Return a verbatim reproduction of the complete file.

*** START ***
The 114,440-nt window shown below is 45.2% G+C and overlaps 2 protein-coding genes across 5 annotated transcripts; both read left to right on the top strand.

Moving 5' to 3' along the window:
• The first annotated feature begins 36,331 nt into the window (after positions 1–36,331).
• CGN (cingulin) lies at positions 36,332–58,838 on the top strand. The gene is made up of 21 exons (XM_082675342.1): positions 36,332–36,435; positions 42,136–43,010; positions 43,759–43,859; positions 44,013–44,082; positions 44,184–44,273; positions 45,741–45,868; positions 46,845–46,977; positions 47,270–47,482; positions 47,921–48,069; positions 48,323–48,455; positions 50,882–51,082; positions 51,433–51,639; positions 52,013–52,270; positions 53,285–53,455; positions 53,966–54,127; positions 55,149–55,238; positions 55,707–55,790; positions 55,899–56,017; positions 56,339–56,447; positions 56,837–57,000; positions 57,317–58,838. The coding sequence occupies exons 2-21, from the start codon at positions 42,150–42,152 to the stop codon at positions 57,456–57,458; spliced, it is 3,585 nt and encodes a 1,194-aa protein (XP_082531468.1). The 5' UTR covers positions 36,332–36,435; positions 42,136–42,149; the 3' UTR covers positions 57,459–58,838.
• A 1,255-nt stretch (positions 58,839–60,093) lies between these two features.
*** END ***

The 114,440-nt window shown below is 45.2% G+C and overlaps 2 protein-coding genes across 5 annotated transcripts; both read left to right on the top strand.

Moving 5' to 3' along the window:
• The first annotated feature begins 36,331 nt into the window (after positions 1–36,331).
• CGN (cingulin) lies at positions 36,332–58,838 on the top strand. The gene is made up of 21 exons (XM_082675342.1): positions 36,332–36,435; positions 42,136–43,010; positions 43,759–43,859; positions 44,013–44,082; positions 44,184–44,273; positions 45,741–45,868; positions 46,845–46,977; positions 47,270–47,482; positions 47,921–48,069; positions 48,323–48,455; positions 50,882–51,082; positions 51,433–51,639; positions 52,013–52,270; positions 53,285–53,455; positions 53,966–54,127; positions 55,149–55,238; positions 55,707–55,790; positions 55,899–56,017; positions 56,339–56,447; positions 56,837–57,000; positions 57,317–58,838. The coding sequence occupies exons 2-21, from the start codon at positions 42,150–42,152 to the stop codon at positions 57,456–57,458; spliced, it is 3,585 nt and encodes a 1,194-aa protein (XP_082531468.1). The 5' UTR covers positions 36,332–36,435; positions 42,136–42,149; the 3' UTR covers positions 57,459–58,838.
• A 1,255-nt stretch (positions 58,839–60,093) lies between these two features.